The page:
Councilman Christopher Beauchamp understands the compelling need for the city to have a safety net in place if it canâ€™t get the supplemental tax bill passed. But until lawmakers have been given an opportunity to pass the enabling legislation, itâ€™s better to err on the side of local control, he said.
â€śI think we need to give them that opportunity,â€ť he said. â€śIf we pass this tonight and a budget commission comes in, theyâ€™re here for good.â€ť
If the enabling legislation passes the House unchanged, and is signed into law quickly enough by Gov. Lincoln Chafee, it is the cityâ€™s intent to use the bill as leverage to borrow $3.2 million for five weeks from Citizens Bank, just to keep money coming into city coffers in anticipation of collecting proceeds from supplemental tax bills. Finance Director Thomas Bruce said it would cost the city about $25,000 to borrow the funds for that brief period, a good deal, given the stakes involved.
Councilman Albert G. Brien cast the lone vote of dissent on the question of requesting the appointment of a budget commission. He said he would have also voted against the merits of a budget commission had the measure not been tabled. He said the only way heâ€™d accede to the authority of such a panel is if one is forced upon the city by the state.
â€śI do not support a budget commission at any time,â€ť he said. â€śIf we opt for it voluntarily I absolutely will not support it.â€ť
Instead of issuing a supplemental tax bill or borrowing money from a bank, Brien is advocating that the city borrow from its own pension fund. Bruce told him he still hasnâ€™t found a lawyer with expertise in bonds that will sanction such a move, and State Auditor General Dennis Hoyle thinks itâ€™s a bad idea, too.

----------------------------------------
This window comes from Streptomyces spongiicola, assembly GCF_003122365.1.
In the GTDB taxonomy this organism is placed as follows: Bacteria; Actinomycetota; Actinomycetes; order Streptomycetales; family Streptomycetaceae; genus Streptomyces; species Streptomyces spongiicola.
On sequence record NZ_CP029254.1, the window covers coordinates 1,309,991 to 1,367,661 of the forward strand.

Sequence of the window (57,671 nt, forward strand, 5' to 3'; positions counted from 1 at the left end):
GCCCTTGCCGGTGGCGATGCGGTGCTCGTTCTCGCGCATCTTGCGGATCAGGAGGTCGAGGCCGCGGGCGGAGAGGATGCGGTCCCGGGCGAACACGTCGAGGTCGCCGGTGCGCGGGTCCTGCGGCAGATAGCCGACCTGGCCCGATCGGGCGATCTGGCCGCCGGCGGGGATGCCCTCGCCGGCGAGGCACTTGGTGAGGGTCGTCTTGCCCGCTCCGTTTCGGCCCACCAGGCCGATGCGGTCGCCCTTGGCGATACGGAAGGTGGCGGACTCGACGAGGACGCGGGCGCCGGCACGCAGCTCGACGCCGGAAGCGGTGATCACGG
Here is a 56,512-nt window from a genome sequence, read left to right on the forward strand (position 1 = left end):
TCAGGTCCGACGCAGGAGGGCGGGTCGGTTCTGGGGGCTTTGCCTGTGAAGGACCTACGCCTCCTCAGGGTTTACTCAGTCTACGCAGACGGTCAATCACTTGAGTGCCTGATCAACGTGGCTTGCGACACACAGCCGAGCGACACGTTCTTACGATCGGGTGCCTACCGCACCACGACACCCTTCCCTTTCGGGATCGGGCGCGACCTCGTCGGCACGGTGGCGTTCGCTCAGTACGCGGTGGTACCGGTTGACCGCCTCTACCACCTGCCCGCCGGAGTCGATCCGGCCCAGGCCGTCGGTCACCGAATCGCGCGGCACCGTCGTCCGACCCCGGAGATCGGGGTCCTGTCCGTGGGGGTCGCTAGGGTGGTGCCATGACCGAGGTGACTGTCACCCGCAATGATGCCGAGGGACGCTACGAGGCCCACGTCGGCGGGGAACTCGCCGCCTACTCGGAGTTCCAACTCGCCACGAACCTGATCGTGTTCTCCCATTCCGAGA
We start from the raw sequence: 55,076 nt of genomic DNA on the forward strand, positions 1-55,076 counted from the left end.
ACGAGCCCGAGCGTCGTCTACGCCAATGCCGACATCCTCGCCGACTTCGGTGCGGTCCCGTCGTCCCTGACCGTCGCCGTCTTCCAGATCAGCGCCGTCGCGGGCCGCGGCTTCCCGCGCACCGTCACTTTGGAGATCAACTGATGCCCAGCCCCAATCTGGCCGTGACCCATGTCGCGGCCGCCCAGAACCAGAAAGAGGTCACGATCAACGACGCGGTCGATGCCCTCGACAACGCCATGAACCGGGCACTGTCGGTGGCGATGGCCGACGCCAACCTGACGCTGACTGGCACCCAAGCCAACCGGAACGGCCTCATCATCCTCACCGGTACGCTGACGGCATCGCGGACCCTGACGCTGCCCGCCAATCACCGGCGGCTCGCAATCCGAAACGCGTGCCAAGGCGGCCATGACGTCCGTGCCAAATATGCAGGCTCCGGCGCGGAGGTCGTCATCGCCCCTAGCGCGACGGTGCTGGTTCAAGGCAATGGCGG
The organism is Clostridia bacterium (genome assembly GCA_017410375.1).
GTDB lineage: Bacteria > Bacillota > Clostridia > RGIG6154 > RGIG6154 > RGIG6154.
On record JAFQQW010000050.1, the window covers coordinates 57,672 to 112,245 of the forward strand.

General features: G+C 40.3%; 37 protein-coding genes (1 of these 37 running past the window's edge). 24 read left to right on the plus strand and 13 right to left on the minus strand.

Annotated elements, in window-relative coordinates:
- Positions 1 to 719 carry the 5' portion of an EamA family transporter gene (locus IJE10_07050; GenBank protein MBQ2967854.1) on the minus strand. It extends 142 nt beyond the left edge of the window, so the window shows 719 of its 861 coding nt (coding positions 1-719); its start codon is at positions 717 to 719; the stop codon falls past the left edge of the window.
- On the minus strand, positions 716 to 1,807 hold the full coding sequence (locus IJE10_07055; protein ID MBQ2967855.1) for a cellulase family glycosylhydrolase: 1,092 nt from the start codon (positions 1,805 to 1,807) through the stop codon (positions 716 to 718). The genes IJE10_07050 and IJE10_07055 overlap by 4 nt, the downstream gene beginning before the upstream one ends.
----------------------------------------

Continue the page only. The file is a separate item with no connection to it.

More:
Only one other city in the state is currently run by a budget commission, East Providence. The panel was created under the Fiscal Stability Act of 2010 and gives the state revenue director the power to appoint such a panel to intercede in the financial affairs of distressed communities. Among other things the panel would have the power to cut the wages and benefits of elected officials, consolidate departments, levy supplemental taxes and, if it thought that doing so was necessary, seek the imposition of a receiver.
A receiver, in turn, would have even more power, most notably the authority to petition a federal court for municipal bankruptcy. In that event, the receiver would have wide latitude to submit all sorts of budget-balancing scenarios to a bankruptcy judge for approval, including the alteration of collective bargaining agreements and pension obligations without collective bargaining.
Ward said â€śweâ€™ve heard a lot of noise and chatterâ€ť suggesting that the city should â€śjump to receiver.â€ť Even if he did think a receiver was necessary, which he doesnâ€™t, the law doesnâ€™t allow it; the proper procedure is to appoint a budget commission first.
â€śThe only reason weâ€™re asking for a receiver is because weâ€™re running out of time to issue a supplemental tax bill,â€ť he said.